North Korea has visibly separated itself from the rest of the world, and the way they play their sports also reflects this. Their whimsical king, on his own accord, does everything. No wonder he rewrote the rules for basketball as well.
The rules of North Korean basketball say slam dunks are worth three points and field goals are worth eight points in the final three minutes of the game, as opposed to the usual two points.
31. The dead grandfather of Kim Jong-un is now officially the head of state
Since his father, Kim Jong-il, died in 2011, Kim Jong-un has been North Korea's Supreme Leader.
Kim will be like his father's all-powerful dictator in North Korea, barring any sudden surprise coup de'tats, until he dies or hands control over to one of his children himself.
Yet, all-powerful as he might be, there is one man to whom Kim still has to speak technically.
Kim Jong-un's grandfather, Kim Il-sung, is regarded as a kind of deity in his own right in North Korea, with religion frowned upon in the region.
This is the extent of respect for Kim Il-sung, who, four years after his death, was proclaimed the Eternal President in 1998.
The North Korean Constitution now states that no one else will ever wear the president's title again, making Kim Il-sung forever the head of state.
32. The prohibition of music
The regime of Kim Jong Un is always on the lookout for something which could challenge his position. Kim-Jong-un issued a decree in 2015 to scrap all cassette tapes and CDs that had songs banned by the state because lyrics could propel citizens' dissent.
33. 109 is the year, not 2020
It certainly goes without saying that there are considerable cultural gaps between the North Korean people and the rest of the world.
North Koreans, also in some of the most simple ways, have an understanding that we would fail to understand here in the West.
North Korea has an entirely different calendar than us, for instance, and the year is certainly not 2018 right now.
In 1997, the revamped North Korean constitution also modified the year just before Kim Il-sung was made Eternal President.
With the birth of Kim Il-sung in 1912, the new calendar that was introduced, the Juche calendar, started to record time.
In North Korea, this renders 1912 'Juche Year 1,' with 107 being the current year.
34. The nation is riddled with STDs
Casual sex is rampant in North Korea because of extreme socio-cultural constraints and long periods of military service.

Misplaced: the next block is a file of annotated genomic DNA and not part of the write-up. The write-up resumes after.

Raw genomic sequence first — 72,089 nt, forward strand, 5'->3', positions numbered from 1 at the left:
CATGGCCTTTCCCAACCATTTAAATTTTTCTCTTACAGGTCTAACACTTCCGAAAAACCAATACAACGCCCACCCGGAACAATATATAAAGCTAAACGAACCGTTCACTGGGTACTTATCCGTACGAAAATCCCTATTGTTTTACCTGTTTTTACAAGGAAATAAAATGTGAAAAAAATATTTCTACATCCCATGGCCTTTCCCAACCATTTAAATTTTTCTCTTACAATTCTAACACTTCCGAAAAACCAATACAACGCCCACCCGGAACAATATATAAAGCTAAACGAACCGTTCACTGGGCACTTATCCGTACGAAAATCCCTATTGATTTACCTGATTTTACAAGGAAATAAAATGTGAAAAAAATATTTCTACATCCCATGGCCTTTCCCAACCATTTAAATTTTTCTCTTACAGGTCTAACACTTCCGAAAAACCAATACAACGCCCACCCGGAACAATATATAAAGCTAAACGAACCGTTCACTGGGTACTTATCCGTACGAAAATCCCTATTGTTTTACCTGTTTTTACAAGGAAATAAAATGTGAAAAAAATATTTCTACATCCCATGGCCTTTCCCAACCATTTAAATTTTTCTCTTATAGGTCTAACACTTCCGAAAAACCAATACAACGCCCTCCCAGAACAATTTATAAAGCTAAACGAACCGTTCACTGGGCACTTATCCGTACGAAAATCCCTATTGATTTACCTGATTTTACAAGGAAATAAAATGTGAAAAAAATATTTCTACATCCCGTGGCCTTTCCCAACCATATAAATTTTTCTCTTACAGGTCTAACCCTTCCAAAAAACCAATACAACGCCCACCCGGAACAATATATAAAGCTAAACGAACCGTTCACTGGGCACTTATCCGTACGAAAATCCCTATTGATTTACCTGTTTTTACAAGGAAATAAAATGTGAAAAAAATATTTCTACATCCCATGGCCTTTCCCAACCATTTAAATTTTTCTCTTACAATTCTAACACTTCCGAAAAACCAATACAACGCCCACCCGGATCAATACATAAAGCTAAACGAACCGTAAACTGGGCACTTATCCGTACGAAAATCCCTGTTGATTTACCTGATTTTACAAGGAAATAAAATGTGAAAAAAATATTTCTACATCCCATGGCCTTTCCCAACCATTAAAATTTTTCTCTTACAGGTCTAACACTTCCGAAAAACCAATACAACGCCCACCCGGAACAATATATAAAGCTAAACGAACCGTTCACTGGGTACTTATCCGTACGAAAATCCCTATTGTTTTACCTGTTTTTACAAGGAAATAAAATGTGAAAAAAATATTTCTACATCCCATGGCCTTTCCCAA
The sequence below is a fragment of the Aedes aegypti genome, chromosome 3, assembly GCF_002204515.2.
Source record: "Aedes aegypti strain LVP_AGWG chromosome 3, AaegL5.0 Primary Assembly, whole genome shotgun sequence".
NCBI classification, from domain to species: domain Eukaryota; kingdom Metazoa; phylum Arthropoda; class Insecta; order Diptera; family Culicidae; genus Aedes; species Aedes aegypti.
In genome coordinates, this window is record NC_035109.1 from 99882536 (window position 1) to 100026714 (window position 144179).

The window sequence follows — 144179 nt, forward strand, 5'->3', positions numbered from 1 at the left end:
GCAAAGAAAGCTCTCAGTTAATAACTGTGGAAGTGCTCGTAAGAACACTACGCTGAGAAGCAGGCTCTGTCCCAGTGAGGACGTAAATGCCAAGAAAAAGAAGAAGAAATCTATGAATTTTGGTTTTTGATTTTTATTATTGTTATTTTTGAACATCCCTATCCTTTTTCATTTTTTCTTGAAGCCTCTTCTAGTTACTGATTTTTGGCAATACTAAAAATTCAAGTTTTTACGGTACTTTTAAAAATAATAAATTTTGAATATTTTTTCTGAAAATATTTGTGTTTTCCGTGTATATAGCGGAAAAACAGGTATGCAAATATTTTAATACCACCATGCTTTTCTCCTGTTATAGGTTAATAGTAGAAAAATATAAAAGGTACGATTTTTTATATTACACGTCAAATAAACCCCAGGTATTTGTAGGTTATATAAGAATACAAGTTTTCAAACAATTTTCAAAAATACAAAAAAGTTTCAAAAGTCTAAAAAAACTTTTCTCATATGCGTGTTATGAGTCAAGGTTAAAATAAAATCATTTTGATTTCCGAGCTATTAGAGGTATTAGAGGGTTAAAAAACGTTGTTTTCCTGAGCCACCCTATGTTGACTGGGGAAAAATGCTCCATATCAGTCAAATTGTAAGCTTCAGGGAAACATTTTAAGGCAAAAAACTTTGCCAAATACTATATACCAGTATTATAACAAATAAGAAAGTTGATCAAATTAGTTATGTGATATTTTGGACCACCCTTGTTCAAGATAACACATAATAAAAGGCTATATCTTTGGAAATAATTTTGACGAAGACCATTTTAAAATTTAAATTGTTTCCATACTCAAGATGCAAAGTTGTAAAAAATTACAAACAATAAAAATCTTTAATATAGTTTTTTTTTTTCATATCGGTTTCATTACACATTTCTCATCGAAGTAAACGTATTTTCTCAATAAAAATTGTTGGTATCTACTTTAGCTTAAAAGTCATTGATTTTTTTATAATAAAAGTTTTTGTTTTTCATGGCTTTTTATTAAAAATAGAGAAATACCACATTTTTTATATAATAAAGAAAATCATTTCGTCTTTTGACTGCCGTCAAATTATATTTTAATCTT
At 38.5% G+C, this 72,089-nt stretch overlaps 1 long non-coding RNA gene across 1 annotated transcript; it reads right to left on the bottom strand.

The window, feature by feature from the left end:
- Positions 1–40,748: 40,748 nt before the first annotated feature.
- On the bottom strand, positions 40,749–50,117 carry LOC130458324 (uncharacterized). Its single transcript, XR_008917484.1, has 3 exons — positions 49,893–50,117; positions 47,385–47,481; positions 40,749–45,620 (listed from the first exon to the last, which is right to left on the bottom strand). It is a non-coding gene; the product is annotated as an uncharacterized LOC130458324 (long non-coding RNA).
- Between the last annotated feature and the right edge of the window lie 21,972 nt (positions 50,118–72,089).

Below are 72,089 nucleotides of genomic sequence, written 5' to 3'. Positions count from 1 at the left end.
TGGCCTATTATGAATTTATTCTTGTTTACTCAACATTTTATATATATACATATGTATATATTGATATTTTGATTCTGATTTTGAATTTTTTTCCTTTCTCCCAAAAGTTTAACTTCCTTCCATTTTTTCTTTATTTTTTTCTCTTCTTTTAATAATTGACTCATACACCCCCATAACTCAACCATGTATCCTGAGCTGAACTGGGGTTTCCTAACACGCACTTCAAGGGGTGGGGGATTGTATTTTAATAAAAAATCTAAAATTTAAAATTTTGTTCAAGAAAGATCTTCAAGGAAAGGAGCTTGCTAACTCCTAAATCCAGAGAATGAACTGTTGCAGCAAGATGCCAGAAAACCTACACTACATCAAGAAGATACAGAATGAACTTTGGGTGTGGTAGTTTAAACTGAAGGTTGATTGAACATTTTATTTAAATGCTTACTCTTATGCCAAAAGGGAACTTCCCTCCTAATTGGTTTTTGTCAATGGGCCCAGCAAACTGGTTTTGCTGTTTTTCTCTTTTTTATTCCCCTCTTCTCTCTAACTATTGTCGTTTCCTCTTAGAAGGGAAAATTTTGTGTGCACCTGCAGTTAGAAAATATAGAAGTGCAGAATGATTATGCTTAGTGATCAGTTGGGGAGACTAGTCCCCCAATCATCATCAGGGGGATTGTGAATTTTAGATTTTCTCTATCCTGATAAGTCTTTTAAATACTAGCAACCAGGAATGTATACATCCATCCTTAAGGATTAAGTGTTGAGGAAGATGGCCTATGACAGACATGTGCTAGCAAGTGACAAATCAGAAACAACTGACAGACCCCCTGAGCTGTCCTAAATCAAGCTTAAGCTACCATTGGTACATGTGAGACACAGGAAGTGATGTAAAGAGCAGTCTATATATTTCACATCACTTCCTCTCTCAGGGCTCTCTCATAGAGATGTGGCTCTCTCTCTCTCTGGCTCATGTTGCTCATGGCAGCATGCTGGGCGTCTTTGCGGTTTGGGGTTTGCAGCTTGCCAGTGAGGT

The limited availability of preservatives also aggravates the spread of STDs in the country. Some women would give sex for the price of rice because of the poverty and hunger rate in North Korea.
Prostitution is not legally permissible, but poor women use places like train stations to offer a quickie to buy one unit of rice in return for food or cash just enough.
There was, of course, one exception to the law, as we have already seen, a ring of prostitutes called the kippumjo, who for many years have given services to high-ranking government officials.
In 2011, they were supposedly disbanded, but we're not so sure, especially when you consider the fact that Kim Jong-un likes to surround himself at all times with a bevy of women.
Unfortunately, many women escaping the regime and crossing the border into China frequently end up turning to prostitution as a means of making money.
35. You will only be able to date anyone if you plan to marry them
We're assuming that the Democratic People's Republic of Korea doesn't have Tinder and Grindr.
The object of North Korean dating is not just to get to know somebody ... it's for the sole purpose of marriage. It is absolutely prohibited to have homosexual relations.
North Koreans are not permitted to do many things that we take for granted in the West. This involves things including obtaining tattoos and getting piercings for public shows of affection (including hugs and kisses, including for married couples).
Much of this stuff is a no-go in North Korea. It sounds like a true laughing barrel!